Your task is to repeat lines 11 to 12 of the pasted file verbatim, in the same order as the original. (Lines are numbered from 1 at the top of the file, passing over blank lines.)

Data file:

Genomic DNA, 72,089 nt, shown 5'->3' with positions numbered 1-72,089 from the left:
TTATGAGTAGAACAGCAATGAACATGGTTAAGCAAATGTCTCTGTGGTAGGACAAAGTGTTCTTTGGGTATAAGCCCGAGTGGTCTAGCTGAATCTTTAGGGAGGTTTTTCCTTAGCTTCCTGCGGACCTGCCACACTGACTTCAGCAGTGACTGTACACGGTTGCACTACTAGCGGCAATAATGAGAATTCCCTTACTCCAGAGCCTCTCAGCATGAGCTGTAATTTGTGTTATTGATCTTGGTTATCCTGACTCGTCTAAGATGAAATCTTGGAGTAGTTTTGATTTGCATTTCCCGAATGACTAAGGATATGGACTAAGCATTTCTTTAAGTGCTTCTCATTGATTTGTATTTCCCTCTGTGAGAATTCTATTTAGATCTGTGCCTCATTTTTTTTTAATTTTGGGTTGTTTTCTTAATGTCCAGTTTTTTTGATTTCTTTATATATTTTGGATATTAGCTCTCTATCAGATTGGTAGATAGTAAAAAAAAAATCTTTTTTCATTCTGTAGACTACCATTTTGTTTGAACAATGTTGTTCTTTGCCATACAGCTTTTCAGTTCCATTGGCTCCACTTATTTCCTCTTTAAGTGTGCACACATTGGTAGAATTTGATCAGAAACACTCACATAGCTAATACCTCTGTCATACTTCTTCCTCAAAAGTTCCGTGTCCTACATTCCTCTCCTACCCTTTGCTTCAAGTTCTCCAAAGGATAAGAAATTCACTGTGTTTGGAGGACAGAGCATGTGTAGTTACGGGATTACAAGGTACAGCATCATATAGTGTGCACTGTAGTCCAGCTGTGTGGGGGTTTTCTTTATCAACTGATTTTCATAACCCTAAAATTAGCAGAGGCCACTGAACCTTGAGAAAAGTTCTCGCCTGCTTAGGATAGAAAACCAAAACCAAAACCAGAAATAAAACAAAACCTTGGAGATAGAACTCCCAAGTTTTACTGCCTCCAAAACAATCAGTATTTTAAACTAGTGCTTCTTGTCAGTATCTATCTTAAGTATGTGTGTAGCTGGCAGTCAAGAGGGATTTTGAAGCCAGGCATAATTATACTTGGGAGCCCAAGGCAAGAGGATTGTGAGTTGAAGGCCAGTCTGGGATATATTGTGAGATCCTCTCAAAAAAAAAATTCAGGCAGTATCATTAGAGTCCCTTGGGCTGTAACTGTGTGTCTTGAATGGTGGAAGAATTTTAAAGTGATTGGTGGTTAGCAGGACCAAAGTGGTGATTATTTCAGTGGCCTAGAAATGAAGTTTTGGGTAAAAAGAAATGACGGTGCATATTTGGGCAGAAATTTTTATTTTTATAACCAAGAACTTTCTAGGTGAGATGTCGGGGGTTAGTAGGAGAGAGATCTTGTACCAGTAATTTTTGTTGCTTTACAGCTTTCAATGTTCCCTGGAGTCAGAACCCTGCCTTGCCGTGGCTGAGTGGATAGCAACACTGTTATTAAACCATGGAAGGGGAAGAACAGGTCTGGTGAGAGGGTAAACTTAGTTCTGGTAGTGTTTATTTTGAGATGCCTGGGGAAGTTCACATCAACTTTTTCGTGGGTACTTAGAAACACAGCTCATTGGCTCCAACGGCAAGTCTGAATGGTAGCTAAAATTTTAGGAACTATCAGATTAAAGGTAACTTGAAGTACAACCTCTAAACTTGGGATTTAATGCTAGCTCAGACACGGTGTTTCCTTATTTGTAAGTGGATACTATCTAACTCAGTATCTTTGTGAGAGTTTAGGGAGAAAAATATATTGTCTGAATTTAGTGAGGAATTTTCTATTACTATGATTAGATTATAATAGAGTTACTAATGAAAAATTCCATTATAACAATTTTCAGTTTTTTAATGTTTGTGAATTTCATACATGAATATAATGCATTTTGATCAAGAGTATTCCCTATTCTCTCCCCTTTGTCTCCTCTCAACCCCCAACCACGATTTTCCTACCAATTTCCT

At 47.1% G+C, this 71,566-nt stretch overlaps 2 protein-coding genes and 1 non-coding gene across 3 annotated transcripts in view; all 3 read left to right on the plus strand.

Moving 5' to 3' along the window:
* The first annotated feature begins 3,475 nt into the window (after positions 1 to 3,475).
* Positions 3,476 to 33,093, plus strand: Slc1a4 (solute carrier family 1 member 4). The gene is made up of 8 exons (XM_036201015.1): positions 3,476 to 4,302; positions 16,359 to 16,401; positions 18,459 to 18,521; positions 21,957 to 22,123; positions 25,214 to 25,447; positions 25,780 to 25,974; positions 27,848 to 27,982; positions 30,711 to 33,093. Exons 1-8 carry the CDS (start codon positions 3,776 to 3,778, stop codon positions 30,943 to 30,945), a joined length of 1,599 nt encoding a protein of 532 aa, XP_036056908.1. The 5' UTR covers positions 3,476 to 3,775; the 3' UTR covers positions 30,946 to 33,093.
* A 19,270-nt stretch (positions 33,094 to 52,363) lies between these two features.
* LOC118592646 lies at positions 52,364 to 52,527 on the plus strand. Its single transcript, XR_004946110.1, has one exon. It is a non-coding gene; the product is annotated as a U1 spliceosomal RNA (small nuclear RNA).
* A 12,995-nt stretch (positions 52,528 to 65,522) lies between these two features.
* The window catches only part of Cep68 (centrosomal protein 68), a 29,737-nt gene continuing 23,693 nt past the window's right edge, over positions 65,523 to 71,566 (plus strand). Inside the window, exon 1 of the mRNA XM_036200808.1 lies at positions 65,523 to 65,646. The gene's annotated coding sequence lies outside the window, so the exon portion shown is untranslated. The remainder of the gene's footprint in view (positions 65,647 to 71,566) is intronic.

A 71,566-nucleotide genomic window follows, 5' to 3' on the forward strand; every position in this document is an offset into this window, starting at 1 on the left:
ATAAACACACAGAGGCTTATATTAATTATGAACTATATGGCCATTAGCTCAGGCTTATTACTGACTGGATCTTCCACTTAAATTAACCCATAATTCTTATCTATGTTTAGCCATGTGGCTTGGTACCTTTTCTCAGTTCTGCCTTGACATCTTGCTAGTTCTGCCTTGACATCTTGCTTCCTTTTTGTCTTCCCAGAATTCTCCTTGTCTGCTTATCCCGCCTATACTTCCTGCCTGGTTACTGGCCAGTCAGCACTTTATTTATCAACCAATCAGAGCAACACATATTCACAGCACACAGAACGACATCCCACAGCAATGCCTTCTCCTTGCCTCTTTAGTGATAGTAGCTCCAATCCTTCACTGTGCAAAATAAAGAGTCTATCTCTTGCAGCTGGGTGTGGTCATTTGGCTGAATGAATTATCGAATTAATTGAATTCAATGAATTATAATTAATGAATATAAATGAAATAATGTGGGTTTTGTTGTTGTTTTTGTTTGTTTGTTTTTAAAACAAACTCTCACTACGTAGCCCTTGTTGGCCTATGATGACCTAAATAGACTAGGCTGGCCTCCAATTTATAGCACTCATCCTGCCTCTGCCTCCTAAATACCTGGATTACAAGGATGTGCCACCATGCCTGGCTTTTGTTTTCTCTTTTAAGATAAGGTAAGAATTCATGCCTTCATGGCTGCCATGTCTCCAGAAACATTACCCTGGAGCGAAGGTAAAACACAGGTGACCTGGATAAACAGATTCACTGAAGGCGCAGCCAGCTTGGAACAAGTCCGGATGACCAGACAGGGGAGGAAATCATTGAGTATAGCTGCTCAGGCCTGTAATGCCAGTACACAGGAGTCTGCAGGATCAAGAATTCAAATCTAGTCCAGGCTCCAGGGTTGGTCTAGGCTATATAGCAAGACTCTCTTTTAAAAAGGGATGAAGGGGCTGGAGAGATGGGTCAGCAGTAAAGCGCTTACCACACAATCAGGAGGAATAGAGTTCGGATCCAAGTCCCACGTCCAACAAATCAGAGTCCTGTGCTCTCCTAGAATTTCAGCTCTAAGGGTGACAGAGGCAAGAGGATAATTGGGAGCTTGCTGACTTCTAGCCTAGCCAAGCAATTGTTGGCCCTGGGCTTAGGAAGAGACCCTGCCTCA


A 71,566-nucleotide genomic window follows, 5' to 3' on the forward strand; every position in this document is an offset into this window, starting at 1 on the left:
ATAAACACACAGAGGCTTATATTAATTATGAACTATATGGCCATTAGCTCAGGCTTATTACTGACTGGATCTTCCACTTAAATTAACCCATAATTCTTATCTATGTTTAGCCATGTGGCTTGGTACCTTTTCTCAGTTCTGCCTTGACATCTTGCTAGTTCTGCCTTGACATCTTGCTTCCTTTTTGTCTTCCCAGAATTCTCCTTGTCTGCTTATCCCGCCTATACTTCCTGCCTGGTTACTGGCCAGTCAGCACTTTATTTATCAACCAATCAGAGCAACACATATTCACAGCACACAGAACGACATCCCACAGCAATGCCTTCTCCTTGCCTCTTTAGTGATAGTAGCTCCAATCCTTCACTGTGCAAAATAAAGAGTCTATCTCTTGCAGCTGGGTGTGGTCATTTGGCTGAATGAATTATCGAATTAATTGAATTCAATGAATTATAATTAATGAATATAAATGAAATAATGTGGGTTTTGTTGTTGTTTTTGTTTGTTTGTTTTTAAAACAAACTCTCACTACGTAGCCCTTGTTGGCCTATGATGACCTAAATAGACTAGGCTGGCCTCCAATTTATAGCACTCATCCTGCCTCTGCCTCCTAAATACCTGGATTACAAGGATGTGCCACCATGCCTGGCTTTTGTTTTCTCTTTTAAGATAAGGTAAGAATTCATGCCTTCATGGCTGCCATGTCTCCAGAAACATTACCCTGGAGCGAAGGTAAAACACAGGTGACCTGGATAAACAGATTCACTGAAGGCGCAGCCAGCTTGGAACAAGTCCGGATGACCAGACAGGGGAGGAAATCATTGAGTATAGCTGCTCAGGCCTGTAATGCCAGTACACAGGAGTCTGCAGGATCAAGAATTCAAATCTAGTCCAGGCTCCAGGGTTGGTCTAGGCTATATAGCAAGACTCTCTTTTAAAAAGGGATGAAGGGGCTGGAGAGATGGGTCAGCAGTAAAGCGCTTACCACACAATCAGGAGGAATAGAGTTCGGATCCAAGTCCCACGTCCAACAAATCAGAGTCCTGTGCTCTCCTAGAATTTCAGCTCTAAGGGTGACAGAGGCAAGAGGATAATTGGGAGCTTGCTGACTTCTAGCCTAGCCAAGCAATTGTTGGCCCTGGGCTTAGGAAGAGACCCTGCCTCA